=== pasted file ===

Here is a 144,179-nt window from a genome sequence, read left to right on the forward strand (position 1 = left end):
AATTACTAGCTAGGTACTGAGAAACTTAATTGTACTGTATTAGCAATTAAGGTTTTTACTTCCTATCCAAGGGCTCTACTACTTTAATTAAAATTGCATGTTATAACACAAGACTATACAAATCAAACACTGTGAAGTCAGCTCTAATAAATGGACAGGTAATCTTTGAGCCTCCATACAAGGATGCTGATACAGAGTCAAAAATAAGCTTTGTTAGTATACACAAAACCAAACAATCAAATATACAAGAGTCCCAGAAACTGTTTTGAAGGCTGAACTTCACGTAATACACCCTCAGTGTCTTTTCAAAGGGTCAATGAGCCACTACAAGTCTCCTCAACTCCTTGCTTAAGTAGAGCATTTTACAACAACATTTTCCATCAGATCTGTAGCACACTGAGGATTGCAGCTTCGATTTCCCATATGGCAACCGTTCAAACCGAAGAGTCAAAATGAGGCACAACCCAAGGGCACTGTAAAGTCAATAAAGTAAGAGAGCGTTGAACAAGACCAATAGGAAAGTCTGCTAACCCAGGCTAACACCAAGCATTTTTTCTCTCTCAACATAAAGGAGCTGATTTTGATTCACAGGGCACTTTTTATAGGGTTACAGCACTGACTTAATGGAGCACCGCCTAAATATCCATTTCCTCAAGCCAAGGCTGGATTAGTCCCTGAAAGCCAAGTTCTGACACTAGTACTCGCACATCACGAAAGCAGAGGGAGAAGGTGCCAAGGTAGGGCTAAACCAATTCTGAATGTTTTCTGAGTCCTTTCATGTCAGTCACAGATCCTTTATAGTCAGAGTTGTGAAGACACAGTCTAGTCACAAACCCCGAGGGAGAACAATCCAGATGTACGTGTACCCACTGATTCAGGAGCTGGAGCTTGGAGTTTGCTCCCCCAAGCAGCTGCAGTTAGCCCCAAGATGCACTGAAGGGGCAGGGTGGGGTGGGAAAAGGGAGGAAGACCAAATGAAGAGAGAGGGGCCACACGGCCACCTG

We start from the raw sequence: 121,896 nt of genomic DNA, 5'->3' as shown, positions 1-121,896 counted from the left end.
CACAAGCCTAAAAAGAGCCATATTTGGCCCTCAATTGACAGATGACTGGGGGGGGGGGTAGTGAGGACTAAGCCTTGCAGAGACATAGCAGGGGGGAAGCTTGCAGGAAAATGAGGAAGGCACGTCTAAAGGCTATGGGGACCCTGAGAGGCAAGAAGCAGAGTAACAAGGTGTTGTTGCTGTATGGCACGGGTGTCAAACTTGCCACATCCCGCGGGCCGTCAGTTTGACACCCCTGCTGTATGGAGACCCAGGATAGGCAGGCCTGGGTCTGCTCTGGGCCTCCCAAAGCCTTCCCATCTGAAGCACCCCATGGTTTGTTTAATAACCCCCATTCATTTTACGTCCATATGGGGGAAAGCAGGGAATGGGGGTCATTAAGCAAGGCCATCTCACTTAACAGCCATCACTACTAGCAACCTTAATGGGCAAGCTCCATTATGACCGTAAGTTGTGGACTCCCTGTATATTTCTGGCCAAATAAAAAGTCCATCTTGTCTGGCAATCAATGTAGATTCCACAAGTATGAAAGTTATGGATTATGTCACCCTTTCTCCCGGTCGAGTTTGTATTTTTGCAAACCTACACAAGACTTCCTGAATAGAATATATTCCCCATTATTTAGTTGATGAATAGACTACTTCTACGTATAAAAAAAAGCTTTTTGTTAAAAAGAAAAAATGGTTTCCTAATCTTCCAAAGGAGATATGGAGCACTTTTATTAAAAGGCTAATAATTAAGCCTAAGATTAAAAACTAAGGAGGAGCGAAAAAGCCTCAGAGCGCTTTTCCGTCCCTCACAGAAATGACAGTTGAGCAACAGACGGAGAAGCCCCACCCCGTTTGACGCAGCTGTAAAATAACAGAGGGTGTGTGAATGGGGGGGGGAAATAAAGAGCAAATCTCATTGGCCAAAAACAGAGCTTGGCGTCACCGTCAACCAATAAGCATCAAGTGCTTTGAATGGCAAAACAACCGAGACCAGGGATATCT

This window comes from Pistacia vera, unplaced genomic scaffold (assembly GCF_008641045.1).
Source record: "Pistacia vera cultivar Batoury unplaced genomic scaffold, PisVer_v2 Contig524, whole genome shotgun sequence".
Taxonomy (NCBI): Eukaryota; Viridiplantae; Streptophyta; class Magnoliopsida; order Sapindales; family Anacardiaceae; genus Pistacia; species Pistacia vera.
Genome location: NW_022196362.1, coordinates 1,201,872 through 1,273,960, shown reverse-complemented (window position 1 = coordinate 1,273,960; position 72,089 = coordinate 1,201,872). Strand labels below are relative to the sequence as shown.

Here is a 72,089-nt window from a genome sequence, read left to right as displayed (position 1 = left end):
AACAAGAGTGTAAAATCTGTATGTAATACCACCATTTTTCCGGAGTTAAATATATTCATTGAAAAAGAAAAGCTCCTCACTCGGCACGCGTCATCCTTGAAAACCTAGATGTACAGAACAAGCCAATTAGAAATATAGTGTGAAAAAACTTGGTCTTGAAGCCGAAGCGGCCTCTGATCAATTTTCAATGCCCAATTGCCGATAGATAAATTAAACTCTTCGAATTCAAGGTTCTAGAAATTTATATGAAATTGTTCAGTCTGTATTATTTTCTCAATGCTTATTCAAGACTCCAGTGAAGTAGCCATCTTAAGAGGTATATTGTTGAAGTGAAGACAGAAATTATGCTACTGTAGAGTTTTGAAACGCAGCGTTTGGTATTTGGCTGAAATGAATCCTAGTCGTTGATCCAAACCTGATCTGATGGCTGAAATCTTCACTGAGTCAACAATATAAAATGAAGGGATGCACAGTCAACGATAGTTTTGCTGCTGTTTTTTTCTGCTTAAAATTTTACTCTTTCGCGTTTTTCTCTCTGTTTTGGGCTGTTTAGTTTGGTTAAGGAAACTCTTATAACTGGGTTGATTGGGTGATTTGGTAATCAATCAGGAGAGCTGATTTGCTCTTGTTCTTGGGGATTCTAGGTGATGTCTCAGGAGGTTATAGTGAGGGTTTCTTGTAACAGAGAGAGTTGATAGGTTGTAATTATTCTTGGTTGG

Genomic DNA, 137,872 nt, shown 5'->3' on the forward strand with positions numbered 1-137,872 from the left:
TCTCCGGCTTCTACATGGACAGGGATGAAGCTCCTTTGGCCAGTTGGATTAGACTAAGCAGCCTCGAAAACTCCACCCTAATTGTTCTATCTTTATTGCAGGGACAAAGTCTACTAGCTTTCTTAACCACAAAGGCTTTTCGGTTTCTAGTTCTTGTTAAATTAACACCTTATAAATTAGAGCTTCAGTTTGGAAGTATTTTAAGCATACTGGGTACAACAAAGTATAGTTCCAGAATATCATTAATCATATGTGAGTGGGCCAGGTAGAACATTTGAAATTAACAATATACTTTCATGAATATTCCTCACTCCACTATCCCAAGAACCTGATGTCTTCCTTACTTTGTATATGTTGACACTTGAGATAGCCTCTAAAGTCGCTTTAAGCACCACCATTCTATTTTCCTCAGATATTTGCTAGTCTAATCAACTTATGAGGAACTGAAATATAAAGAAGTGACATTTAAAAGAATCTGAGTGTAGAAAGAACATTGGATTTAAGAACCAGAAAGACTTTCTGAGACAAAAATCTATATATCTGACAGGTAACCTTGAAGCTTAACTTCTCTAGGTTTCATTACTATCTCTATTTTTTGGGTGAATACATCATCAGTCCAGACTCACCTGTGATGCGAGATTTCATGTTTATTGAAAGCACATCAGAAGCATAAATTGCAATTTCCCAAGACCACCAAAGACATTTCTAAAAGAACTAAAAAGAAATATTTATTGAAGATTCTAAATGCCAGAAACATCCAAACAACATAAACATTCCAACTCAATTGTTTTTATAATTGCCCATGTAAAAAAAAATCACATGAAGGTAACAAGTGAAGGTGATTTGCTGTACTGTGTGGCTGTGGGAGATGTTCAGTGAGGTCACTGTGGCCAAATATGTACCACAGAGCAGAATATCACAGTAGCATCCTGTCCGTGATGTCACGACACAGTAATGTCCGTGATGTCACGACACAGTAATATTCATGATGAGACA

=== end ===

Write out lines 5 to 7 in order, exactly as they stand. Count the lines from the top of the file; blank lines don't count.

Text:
This window comes from Pistacia vera, unplaced genomic scaffold (assembly GCF_008641045.1).
Source record: "Pistacia vera cultivar Batoury unplaced genomic scaffold, PisVer_v2 Contig524, whole genome shotgun sequence".
Taxonomy (NCBI): Eukaryota; Viridiplantae; Streptophyta; class Magnoliopsida; order Sapindales; family Anacardiaceae; genus Pistacia; species Pistacia vera.